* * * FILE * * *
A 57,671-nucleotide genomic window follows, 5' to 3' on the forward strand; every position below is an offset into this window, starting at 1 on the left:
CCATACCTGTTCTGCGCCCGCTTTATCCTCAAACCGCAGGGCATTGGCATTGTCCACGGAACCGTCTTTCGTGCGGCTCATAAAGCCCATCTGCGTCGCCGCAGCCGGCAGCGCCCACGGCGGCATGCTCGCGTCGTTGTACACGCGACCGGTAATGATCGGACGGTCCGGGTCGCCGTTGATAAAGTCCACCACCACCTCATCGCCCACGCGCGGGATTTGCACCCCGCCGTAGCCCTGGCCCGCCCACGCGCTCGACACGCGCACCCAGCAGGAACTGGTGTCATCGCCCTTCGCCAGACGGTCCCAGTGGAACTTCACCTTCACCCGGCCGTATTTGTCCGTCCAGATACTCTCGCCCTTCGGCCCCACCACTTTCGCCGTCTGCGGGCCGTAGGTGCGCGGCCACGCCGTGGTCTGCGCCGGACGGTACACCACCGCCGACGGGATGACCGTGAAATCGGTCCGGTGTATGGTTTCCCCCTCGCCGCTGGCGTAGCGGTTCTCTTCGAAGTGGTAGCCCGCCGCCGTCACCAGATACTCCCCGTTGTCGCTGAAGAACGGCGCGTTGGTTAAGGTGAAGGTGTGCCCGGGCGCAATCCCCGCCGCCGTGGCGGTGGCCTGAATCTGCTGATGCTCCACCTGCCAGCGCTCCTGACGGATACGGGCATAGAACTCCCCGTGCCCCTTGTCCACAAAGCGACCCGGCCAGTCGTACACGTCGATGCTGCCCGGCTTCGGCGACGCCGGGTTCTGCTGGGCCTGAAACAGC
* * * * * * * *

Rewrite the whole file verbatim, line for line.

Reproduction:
A 57,671-nucleotide genomic window follows, 5' to 3' on the forward strand; every position below is an offset into this window, starting at 1 on the left:
CCATACCTGTTCTGCGCCCGCTTTATCCTCAAACCGCAGGGCATTGGCATTGTCCACGGAACCGTCTTTCGTGCGGCTCATAAAGCCCATCTGCGTCGCCGCAGCCGGCAGCGCCCACGGCGGCATGCTCGCGTCGTTGTACACGCGACCGGTAATGATCGGACGGTCCGGGTCGCCGTTGATAAAGTCCACCACCACCTCATCGCCCACGCGCGGGATTTGCACCCCGCCGTAGCCCTGGCCCGCCCACGCGCTCGACACGCGCACCCAGCAGGAACTGGTGTCATCGCCCTTCGCCAGACGGTCCCAGTGGAACTTCACCTTCACCCGGCCGTATTTGTCCGTCCAGATACTCTCGCCCTTCGGCCCCACCACTTTCGCCGTCTGCGGGCCGTAGGTGCGCGGCCACGCCGTGGTCTGCGCCGGACGGTACACCACCGCCGACGGGATGACCGTGAAATCGGTCCGGTGTATGGTTTCCCCCTCGCCGCTGGCGTAGCGGTTCTCTTCGAAGTGGTAGCCCGCCGCCGTCACCAGATACTCCCCGTTGTCGCTGAAGAACGGCGCGTTGGTTAAGGTGAAGGTGTGCCCGGGCGCAATCCCCGCCGCCGTGGCGGTGGCCTGAATCTGCTGATGCTCCACCTGCCAGCGCTCCTGACGGATACGGGCATAGAACTCCCCGTGCCCCTTGTCCACAAAGCGACCCGGCCAGTCGTACACGTCGATGCTGCCCGGCTTCGGCGACGCCGGGTTCTGCTGGGCCTGAAACAGC